George Wilson crops up in the Hopkins family tree when he unofficially adopts his niece Mary Jane Hopkins from South Shields and brings her up in York. For a man who rose from being a chemist to manager of the York Glass Works, to being a proprietor of the same, to Alderman, to being the youngest Lord Mayor of York, Justice of the Peace and landed property owner, George Wilson is remarkably vague about his origins. In the censuses he only twice becomes more specific than just Kent: in 1891 he says Lee - which is near Lewisham - and in 1851 he says Aldwade, a place I can’t trace at all. He is more consistent with his age, which generally indicates a birth year of 1820. George married twice and I got a copy of his first marriage certificate from the GRO which gives his father as “George Wilson, Gentleman”. For his second marriage the marriage register entry was viewable online and here his father is said to be “John Wilson (dec’d), Captain RN”. To be Mary Jane’s uncle he needed to be her mother’s brother and I knew her father had been John Wilson, a Mariner. Recently the York marriage registers have gone online and it appears from the original that George’s father was stated then to be “John Wilson, Gentleman” - so the copy I got from the GRO had been incorrectly copied at some stage. Having had a recent email correspondence about the fact that GRO copies don’t show genuine signatures it now appears that they can also be factually wrong! The Wilson/Hopkins story is complicated and a work in progress. Elizabeth Davidson/Davies is from the Hopkins side of the family and she married Thomas Courtney in Liverpool in 1858. She married with the surname Davidson and said her father was Edward Davidson, and I was having trouble tracking down this family. I finally went back to look again at their son John Courtney who I noticed, like his mother, in some of the censuses gave his birthplace as Port Wyne (or Wine), or Oswestry in Shropshire. I was able to find John’s baptism in Llanyblodwel parish on the 5th January 1862 where their abode is given as Birkenhead and Thomas’s occupation is Sailor. It’s possible as a boatman he travelled the Shropshire Union Canal which passed nearby, and a glance at the map of this area on the National Library of Scotland site https://maps.nls.uk/view/101593861 shows the neighbouring Porth-y-Waen. Having noticed that the Courtney children’s births were registered with Elizabeth’s maiden name as Davies and now with her place of birth discovered I could track down her family. Her father was Edward Davies and the family lived in Llynclys, in the parish of Llanyblodwel, where he worked as a mole catcher. There was apparently a further complication to Elizabeth’s story, for a record sourced from FamilySearch correctly showed her baptism on the 13th January 1833 but also her burial in Llanyblodwel on the 26th February at the age of eight months. That would have meant she was born in June or July 1832 and not baptised until she was over six months old, unusual in an age of high childhood mortality. Two different records have been amalgamated: the Elizabeth who was buried in Llanyblodwel was the daughter of John and Ann Davies née Probert of the township of Blodwell, born June 16th 1832 and baptised July 8th 1832 in Pant Chapel, Oswestry. Both her baptism and burial records clearly state the family to be from the township of Blodwell, not Llynclys. Lairds - connections or coincidences? We’ve acquired the Lairds from a recent marriage, and as no-one else seems to have researched them I’ve had a preliminary search. As more information has turned up I’ve given them their own page. Bold Street, Rock Ferry Mention Bold Street and almost everyone thinks of the one in Liverpool, but there used to be a Bold Street on the Birkenhead side of the Mersey, and it was home to the Hopkins in the early 1900s and to great grandmother Sarah Ann Courtney in her final transfiguration as the wife of William Henry Biggs. When widower William Henry Biggs married the widowed Sarah Ann Hopkins on the 30th March 1896 in Liverpool, they both gave their address as Pitt Street. By 17th November 1897 when William Henry registered his father’s death they were living at 25 Bold Street, Birkenhead, a convenient address for a shipyard worker. On the 31st March 1901, the date of the census, they are at the same address and just two doors away from Sarah Ann’s son, John Charles Hopkins, and his wife Ann Coyne at number 29. When John had married Ann on the 7th August 1899 he gave his address as 25 Bold Street, Tranmere, so he married from his mother’s home and started his own married life close by. William Henry and Sarah Ann are still living at number 25 in 1911; John and Ann have crossed the Mersey and are living in Garston. William Henry and Sarah Ann both died at 25 Bold Street: Sarah Ann on the 7th May 1924, and William Henry on the 22nd Jan 1937. Using the old-maps.co.uk web site it is possible to see where Bold Street was in the 1930s; it ran north from Ebenezer Street between New Chester Road and Russell Road. The junction with Ebenezer Street, like Bold Street itself, no longer exists of course, but it is marked approximately by a large marble plaque which can be seen on Google StreetView (click on the image): The wording is: “The Prime Minister the Right Honourable James Callaghan M.P. laid this stone on the 3rd September 1976 to mark the commencement of factory building on the Rock Ferry Industrial Estate Birkenhead.” It doesn’t often happen - apart from births, marriages and deaths - that you know exactly where a family member was on a particular day but the following photo comes from my father-in-law’s album. There was obviously some initial confusion over the month, and the typed ‘7’ for July has been changed in pencil to an ‘8’ for August. During the 1930s he spent his holidays motorcycling with a friend around Ireland and Scotland, taking in the Western Isles just before the war. Looking at the subject of this photo, I suppose we should be grateful he wasn’t detained as a spy! Click image to enlarge. Most of the photos he took are sepia landscapes, which haven’t aged very well; but he did take a series of shots of shipping on the Mersey which do probably have an historical interest. I’ve put them on a separate page, along with a few from his travels.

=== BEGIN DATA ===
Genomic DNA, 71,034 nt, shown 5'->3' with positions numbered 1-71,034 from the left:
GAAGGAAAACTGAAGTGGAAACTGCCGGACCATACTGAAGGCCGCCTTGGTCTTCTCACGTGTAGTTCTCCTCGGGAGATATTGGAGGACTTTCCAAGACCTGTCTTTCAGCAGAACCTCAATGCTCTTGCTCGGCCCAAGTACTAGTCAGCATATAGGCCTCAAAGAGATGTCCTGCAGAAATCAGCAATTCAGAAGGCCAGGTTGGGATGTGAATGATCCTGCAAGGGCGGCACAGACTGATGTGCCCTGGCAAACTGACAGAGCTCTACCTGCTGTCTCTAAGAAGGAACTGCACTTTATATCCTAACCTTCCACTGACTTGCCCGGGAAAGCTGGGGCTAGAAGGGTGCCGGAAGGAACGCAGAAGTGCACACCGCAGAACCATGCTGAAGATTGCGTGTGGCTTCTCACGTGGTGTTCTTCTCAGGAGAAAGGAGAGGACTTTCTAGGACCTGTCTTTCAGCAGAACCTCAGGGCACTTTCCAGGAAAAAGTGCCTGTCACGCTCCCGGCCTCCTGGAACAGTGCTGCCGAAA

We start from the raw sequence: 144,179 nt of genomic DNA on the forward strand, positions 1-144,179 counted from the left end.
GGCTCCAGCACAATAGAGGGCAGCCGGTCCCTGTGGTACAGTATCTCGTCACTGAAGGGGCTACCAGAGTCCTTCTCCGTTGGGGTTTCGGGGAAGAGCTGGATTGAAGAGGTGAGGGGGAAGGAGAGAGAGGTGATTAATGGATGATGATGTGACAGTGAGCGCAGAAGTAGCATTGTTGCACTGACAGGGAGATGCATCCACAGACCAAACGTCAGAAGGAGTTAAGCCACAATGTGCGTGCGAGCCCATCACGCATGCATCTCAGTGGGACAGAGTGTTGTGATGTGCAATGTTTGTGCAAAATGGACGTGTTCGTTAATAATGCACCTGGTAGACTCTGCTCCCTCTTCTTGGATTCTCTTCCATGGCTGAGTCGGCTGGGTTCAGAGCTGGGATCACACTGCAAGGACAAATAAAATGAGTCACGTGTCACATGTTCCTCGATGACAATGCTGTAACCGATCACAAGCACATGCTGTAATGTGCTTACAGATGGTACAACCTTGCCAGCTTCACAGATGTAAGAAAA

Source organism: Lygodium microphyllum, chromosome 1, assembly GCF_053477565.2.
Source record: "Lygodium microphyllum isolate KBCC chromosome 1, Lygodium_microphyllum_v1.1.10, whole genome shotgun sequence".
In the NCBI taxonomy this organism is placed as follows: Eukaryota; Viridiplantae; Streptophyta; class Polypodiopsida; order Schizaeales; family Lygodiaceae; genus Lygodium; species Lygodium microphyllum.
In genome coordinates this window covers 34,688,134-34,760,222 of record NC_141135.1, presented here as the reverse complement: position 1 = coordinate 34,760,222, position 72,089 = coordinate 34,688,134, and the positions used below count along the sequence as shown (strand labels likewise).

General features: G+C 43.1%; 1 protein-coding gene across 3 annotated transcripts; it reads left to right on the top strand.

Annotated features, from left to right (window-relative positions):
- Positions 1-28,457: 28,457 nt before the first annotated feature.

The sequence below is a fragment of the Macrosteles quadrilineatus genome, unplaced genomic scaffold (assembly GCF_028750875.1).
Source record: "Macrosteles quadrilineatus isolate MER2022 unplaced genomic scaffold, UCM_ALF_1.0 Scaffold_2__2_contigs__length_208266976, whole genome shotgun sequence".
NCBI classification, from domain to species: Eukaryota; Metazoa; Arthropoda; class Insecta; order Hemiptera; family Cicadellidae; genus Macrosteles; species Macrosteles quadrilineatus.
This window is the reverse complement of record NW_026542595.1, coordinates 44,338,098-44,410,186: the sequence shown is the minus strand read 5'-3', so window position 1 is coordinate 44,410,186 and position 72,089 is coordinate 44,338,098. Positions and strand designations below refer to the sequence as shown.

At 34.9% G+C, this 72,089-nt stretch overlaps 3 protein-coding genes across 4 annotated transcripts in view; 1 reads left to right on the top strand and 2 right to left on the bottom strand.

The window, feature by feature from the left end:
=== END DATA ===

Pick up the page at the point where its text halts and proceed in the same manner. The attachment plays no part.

Hopkins family: miscellanea